The past week has been one of suspense as U.S. Speaker of the House Nancy Pelosi deliberated over whether or not to stop in Taiwan on her tour of Asia.
After arriving, the US legislator said that the United States “will not abandon” the island, which is autonomous and democratically governed, but as a part of China is at risk of having that right revoked.
With the Russian War in Ukraine and the Chinese government’s relatively restrained stance on the issue, many international analysts wonder whether Beijing plans to regain control of the province, only separated from mainland China by the Strait of Taiwan.
However, as Statista’s Anna Fleck notes, with the power that China holds on the international stage, the Taiwanese government can only count on the official support of a few small states around the world.
Currently, only 14 independent countries recognize the Taipei government and dare to challenge mainland China’s position by establishing diplomatic relations with the island, according to Taiwan’s Ministry of Foreign Affairs.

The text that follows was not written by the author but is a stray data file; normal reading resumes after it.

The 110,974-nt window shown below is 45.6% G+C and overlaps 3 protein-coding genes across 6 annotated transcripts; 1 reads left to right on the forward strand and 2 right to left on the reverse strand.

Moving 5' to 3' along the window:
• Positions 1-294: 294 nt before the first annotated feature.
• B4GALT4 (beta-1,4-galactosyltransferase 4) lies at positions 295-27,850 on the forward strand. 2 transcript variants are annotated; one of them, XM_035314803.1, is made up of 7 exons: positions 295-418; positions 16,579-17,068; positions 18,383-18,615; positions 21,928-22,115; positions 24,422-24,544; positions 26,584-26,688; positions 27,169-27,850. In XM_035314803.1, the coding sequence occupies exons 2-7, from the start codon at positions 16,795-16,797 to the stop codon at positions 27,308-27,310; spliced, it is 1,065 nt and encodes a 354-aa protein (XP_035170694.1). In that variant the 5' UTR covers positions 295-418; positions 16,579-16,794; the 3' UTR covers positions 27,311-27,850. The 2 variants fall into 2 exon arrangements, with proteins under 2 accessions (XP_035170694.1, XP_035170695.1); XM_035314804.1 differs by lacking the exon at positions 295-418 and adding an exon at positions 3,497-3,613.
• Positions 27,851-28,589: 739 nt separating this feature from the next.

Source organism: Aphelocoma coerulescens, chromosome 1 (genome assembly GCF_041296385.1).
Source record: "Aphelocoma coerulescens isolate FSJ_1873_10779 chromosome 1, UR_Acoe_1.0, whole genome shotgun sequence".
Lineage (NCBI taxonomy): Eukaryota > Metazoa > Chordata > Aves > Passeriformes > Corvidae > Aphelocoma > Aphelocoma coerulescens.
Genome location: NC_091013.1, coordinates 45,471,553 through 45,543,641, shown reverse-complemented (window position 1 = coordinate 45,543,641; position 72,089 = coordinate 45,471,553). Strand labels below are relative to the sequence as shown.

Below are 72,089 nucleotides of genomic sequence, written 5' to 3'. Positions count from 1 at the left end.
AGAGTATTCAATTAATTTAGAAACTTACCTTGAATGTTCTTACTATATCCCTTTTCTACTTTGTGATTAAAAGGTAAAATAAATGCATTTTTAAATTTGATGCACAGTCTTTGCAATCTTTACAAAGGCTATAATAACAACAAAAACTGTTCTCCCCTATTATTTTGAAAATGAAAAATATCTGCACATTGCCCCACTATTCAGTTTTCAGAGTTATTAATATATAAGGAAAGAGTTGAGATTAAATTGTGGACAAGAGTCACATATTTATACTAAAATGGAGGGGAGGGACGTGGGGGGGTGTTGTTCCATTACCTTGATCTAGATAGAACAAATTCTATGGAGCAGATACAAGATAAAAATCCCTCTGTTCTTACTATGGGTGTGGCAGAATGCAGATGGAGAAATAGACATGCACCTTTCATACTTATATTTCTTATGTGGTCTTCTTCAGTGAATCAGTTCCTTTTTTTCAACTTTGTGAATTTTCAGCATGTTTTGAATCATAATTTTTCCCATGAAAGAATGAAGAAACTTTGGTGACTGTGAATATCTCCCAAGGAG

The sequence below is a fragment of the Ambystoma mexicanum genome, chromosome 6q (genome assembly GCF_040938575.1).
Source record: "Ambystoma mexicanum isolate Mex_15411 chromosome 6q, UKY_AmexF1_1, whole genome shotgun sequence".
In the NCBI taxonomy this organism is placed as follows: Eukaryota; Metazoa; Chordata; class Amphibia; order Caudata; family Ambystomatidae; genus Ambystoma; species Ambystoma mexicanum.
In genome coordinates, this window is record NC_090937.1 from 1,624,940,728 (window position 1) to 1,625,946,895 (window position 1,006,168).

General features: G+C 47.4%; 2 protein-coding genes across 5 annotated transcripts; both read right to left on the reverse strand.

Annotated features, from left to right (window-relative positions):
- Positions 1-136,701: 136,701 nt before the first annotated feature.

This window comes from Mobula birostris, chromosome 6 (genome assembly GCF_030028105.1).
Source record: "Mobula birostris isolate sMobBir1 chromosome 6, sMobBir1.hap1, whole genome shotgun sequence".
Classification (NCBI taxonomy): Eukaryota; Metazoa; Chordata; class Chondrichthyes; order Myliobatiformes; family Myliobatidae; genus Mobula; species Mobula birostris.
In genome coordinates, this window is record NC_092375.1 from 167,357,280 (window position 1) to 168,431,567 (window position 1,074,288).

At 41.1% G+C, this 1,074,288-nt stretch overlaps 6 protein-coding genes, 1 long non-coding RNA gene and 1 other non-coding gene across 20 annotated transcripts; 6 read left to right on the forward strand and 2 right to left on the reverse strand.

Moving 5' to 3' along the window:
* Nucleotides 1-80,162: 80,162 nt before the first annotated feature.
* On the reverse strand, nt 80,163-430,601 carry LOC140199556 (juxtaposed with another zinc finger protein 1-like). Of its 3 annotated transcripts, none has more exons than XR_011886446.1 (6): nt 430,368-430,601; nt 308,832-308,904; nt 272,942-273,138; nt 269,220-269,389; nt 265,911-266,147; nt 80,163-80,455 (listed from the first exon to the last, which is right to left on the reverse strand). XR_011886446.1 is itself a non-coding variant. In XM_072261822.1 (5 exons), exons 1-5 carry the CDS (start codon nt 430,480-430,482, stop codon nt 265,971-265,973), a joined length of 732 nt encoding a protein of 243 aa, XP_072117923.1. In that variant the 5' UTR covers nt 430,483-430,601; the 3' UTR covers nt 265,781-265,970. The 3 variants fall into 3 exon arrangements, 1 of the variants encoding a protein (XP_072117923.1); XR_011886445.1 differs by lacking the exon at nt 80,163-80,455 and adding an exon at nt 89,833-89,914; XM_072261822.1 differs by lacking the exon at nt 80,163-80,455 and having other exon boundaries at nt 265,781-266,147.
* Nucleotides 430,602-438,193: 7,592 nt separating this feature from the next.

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The majority (eight states) are located in Latin America and the Caribbean, including Paraguay, Guatemala, Honduras and Haiti.
Taiwan’s other four allies are island nations in Southeast Asia, namely Nauru, Palau, Tuvalu and the Marshall Islands.
This list is rounded off with the Kingdom of Eswatini, located in Africa, and the Vatican City State, in Europe.